Apply for the Principal Ambassador Fellowship at the U.S. Department of Education
Applications are now open for the U.S. Department of Education’s 2016–17 Principal Ambassador Fellowship program. The fellowship is a year-long paid position that is anticipated to commence by the end of July 2016 and culminate by July 2017. The program has two separate year-long paid positions: the Washington Fellowship, which is a full-time “principal in residence” appointment based at the Department’s headquarters in Washington, D.C., and the Campus Fellowship, which enables principals to participate on a part-time basis, while maintaining their primary school responsibilities. See our blog post for more information about the history of the fellowship and selection criteria.
Inside the Beltway
What is going on in Washington?
This past week was a whirlwind of activity on the Elementary and Secondary Education Act (ESEA) after House and Senate education committee leaders announced bipartisan agreement on a “framework” for reauthorization the previous Friday. Conferees, which included bipartisan members of the Senate HELP Committee and the House Education and the Workforce Committee, were appointed Tuesday afternoon and Wednesday morning. The conference committee began meeting Wednesday afternoon with statements from all of the members present. On Thursday, the committee tackled all amendments and passed a final report 39-1, with Sen. Rand Paul (R-KY) voting “no” by proxy. Read more about the conference here.
Why should principals care?
Passing a conference report is a major step toward ESEA reauthorization and action that Congress has not taken since No Child Left Behind (which officially expired in 2007) passed in 2001. Provisions in the conference report will impact standards and assessments, school accountability, and teacher and principal evaluation systems. While this is a big deal, the public has yet to see the full bill and there are questions about whether enough House members will support the bill and ultimately send it to the president for his signature.
In the Press
A Promise to Renew, The Hechinger Report
In this award-winning series, Sara Neufeld follows the Quitman Street Renew School in Newark, NJ, and highlights the school’s principal, Erskine Glover, and the lives of two of the school’s students. The series is an in-depth look across three years at a struggling school and the reform-minded policies of Newark Public Schools. Pieces of the series cover how the school was affected by Hurricane Sandy and Glover’s personal journey as an educator.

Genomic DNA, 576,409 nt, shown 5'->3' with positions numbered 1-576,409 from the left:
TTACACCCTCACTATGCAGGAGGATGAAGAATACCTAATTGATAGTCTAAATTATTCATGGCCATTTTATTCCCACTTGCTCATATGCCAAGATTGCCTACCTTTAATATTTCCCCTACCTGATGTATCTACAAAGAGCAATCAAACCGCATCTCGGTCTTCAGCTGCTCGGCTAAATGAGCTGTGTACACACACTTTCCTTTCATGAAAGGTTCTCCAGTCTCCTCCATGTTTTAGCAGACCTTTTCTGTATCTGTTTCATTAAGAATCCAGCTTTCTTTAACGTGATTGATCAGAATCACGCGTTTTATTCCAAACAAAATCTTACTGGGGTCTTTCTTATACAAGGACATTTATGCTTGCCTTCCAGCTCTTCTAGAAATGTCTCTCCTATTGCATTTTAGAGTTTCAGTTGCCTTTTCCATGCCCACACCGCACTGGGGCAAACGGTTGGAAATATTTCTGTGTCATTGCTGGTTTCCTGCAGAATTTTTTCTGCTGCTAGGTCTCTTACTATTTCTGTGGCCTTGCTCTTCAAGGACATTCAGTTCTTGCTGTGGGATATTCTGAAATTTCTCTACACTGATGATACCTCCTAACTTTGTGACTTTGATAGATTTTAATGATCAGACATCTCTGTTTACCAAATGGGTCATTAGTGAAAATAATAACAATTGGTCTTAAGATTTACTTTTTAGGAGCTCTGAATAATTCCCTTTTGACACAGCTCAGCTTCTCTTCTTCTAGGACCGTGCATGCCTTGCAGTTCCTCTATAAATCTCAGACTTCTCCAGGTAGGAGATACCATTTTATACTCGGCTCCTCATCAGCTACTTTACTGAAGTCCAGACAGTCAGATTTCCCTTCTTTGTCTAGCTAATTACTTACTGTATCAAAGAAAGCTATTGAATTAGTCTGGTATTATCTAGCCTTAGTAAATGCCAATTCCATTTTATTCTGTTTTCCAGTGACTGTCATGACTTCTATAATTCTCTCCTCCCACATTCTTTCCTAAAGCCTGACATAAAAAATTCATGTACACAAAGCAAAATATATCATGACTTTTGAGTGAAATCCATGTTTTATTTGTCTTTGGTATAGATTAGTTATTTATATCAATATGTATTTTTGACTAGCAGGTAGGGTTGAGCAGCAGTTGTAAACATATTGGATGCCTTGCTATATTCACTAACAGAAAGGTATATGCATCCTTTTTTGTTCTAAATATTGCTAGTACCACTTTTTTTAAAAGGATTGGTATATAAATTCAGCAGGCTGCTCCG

The demographics of your school can shape how you think about inequality, says a recent NPR article highlighting a new book Unequal City: Race, Schools, and Perceptions of Injustice by Carla Shedd. Shedd followed students at four different Chicago high schools—two very segregated schools and two fairly diverse. The article highlights two African-American students from similar backgrounds. The one attending a segregated school was more accepting of police tactics (such as being searched on street)—viewing them as something that happens to everyone.
Today’s Schools and Teachers are Being Asked to Carry a Large and Growing Pension Burden, Brookings Institution
This article looks at the rising burden of pension costs for school districts. Pensions are not yet reaching national headlines, but their costs will soon affect school districts’ budgets and place burden on current teachers and school leaders. Many school districts provide their retired teachers with defined pension plans, and as people live longer, the burden gets pushed to current teachers in the form of their retirement payments. Current teachers carry this burden through their own retirement contributions, with as much as 10 percent going to paying pensions.
While this report was written to advise Massachusetts on implementing a social and emotional learning (SEL) initiative, it provides useful information about how state-level policies around SEL have played out in other states and offers policy recommendations going forward. One important lesson from other states is that state standards around SEL are not enough and not always the best place to start. ASCD recommends implementing professional development for teachers and school leaders first as well as finding a “home” for SEL at the state’s department of education.